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Sohrab Hura on the journeys that made him a photographer

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‘The Lost Head & the Bird’, film, 2017 © Sohrab Hura/Experimenter, Kolkata

As I reminisce about my early days of image-making — in the mid-2000s, just after I’d finished a masters in economics — I see that my work then was very much in alignment with traditional documentary. I had embarked on a bus journey across northern and central India that would take 52 days.

On board were members of various village unions, workers’ unions, activists, academics, students and pretty much anyone who wished to join the call for the implementation of the National Rural Employment Guarantee Act, a programme designed to give rural Indians 100 days of paid work a year on public projects. Until then, such programmes had only been implemented as a consequence of drought or famine.

The focus of the larger movement was to make it a legal right for people to work in dignity. It sought to put the onus back on to the government to create employment opportunities, starting with rural India.

It is a privilege to have had this experience: my beginnings, as a photographer, were strongly influenced not by other artists but by people who had a real stake in what I was to photograph.

‘Spill’, 2014 © Sohrab Hura/Experimenter, Kolkata

Over the years my photographs have become less direct — my work has abstracted into something more metaphorical. Documentary remains part of my method, but it is no longer always the end goal. In part, this has been in sync with a shift in the sociopolitical environment around me, with the rise of Hindu nationalism. Messages and stories, journalistic and otherwise, increasingly need to rely on strategies of subterfuge in order to carry any meaning in an environment that is rife with self-censorship and scrutiny, both by the Indian government and the prying neighbour who shares the government’s ideology.

Only last month, a leading Hindi newspaper had its offices raided by the income-tax department, just days after it had published an article on Prime Minister Narendra Modi’s history of snooping and following its sustained criticism of his government’s response to the pandemic.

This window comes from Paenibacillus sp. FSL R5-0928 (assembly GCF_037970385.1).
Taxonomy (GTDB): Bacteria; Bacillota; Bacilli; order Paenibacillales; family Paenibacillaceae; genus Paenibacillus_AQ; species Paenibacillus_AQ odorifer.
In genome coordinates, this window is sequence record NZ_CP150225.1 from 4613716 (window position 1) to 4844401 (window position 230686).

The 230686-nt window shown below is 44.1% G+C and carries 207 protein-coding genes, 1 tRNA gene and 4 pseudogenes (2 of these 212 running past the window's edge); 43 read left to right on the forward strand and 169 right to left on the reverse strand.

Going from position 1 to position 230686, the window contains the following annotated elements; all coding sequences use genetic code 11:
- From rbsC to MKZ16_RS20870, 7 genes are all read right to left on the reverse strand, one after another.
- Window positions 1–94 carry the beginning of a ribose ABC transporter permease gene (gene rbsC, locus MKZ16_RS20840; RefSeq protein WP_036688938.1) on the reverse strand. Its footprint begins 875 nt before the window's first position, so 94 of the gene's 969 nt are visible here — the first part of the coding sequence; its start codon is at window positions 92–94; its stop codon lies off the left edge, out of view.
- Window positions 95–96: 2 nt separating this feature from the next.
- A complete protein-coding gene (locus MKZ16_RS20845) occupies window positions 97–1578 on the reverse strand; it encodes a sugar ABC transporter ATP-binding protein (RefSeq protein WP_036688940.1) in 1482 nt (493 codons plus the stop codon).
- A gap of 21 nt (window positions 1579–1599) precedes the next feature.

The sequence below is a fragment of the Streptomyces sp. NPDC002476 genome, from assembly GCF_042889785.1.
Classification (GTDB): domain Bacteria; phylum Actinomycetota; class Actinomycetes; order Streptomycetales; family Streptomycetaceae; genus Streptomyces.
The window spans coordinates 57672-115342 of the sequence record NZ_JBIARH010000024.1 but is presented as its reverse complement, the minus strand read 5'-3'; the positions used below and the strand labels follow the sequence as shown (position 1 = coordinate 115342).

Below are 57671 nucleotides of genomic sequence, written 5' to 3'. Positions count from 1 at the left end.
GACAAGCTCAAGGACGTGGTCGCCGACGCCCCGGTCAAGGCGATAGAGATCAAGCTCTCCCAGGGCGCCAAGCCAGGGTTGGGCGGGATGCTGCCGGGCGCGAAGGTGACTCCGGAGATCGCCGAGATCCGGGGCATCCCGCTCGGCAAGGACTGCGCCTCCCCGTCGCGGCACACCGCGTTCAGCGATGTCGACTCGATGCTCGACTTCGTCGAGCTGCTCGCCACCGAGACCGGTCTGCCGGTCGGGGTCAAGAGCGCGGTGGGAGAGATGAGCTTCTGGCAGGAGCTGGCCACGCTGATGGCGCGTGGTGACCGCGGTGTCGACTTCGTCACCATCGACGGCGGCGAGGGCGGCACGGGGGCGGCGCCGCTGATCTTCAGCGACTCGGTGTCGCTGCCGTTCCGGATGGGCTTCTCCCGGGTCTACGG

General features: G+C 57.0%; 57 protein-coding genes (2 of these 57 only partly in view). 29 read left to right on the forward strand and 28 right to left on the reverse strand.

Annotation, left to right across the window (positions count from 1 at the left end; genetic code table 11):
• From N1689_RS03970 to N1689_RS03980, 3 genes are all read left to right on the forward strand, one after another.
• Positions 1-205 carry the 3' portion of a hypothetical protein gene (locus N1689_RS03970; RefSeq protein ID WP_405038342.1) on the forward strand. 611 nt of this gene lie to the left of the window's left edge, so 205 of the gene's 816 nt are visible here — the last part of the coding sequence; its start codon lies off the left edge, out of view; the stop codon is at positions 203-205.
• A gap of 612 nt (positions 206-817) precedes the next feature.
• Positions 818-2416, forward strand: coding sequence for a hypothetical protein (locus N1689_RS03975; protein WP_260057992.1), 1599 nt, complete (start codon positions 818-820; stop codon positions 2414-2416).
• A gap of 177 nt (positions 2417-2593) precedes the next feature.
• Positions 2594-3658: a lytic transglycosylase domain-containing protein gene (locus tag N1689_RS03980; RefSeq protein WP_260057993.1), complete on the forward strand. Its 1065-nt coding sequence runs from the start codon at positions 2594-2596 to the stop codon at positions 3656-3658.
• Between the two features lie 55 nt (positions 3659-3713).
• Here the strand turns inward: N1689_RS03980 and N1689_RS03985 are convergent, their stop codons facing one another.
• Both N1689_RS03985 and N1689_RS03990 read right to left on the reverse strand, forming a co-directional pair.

‘The Coast’, film, 2020 © Sohrab Hura/Experimenter, Kolkata

‘Pati’, film, 2010 © Sohrab Hura/Experimenter, Kolkata 

Hearing my grandparents’ stories might also have had a role in making me resist the idea that an image has one fixed meaning. My mum’s family migrated from Dhaka, Bangladesh, and my father’s family from Lahore, Pakistan, to the newly conceived India after partition in 1947. Growing up, I constantly had to locate myself in relation to others to justify who I was, since people were constantly boxing others into caste, religion, region, language and so on.

For me, images are not just documents but part of a larger system. Using a range of vocabularies — visual, textual and sonic — alters the tone, rhythm, tempo and pace of the work, just as in cooking each combination of salt, chilli, pepper and masalas changes the taste of the food and opens up different senses.

Whether it is the autobiographical journal in which I tried to make sense of my relationship with my mother and how it affected my relationship to the world outside. Or my acute awareness that I was an outsider while trying to photograph Kashmir through the three phases of winter, watching the snow melt to reveal histories that had been hidden from me during my childhood. Or even the character of “the idiot photographer” in the fictional short story that accompanies both “The Coast” and “The Lost Head & the Bird” video work — a character who is as complicit in the violence brought upon Madhu, the protagonist, as any of the other male characters in the story. These vocabularies — visual, textual and sonic — help to unpack locations and other nuances.

‘The Song of Sparrows in a Hundred Days of Summer’, 2013-ongoing © Sohrab Hura/Experimenter, Kolkata

I used to describe my process as “growing like a tree”: different works felt like different branches growing awkwardly in all directions, but they always remained connected to the same tree trunk. Now “a bowl of noodle soup” seems more like it.

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When I was younger, I never imagined that I’d become a photographer one day. In 1999, in my last year of high school, my mother fell sick. She was diagnosed with schizophrenia and my studies suffered. At the time it felt as if I was losing all of the world.

After she was hospitalised, an extremely kind photographer let me accompany him on a work trip to the mountains and taught me the basics of how to use a camera. I’d make photos of sunsets and sunrises and mountains and the large blue sky, photos that I feel quite embarrassed to look at today. But it distracted me from everything that had unfolded at home.

‘Look It’s Getting Sunny Outside’, 2009-14 © Sohrab Hura/Experimenter, Kolkata

Later, when I went to collect my prints, the person behind the counter took me aside and told me that he found the photographs very beautiful. For the first time in a long time, I felt like I was worth something: not because he had found my photographs beautiful, but because a complete stranger had felt touched by me. And for a moment I felt like I existed.

‘Snow’, 2015-ongoing © Sohrab Hura/Experimenter, Kolkata

‘Snow’, 2015-ongoing © Sohrab Hura/Experimenter, Kolkata

Sohrab Hura’s exhibition “Spill” is at Huis Marseille, Amsterdam, from September 4 to December 5

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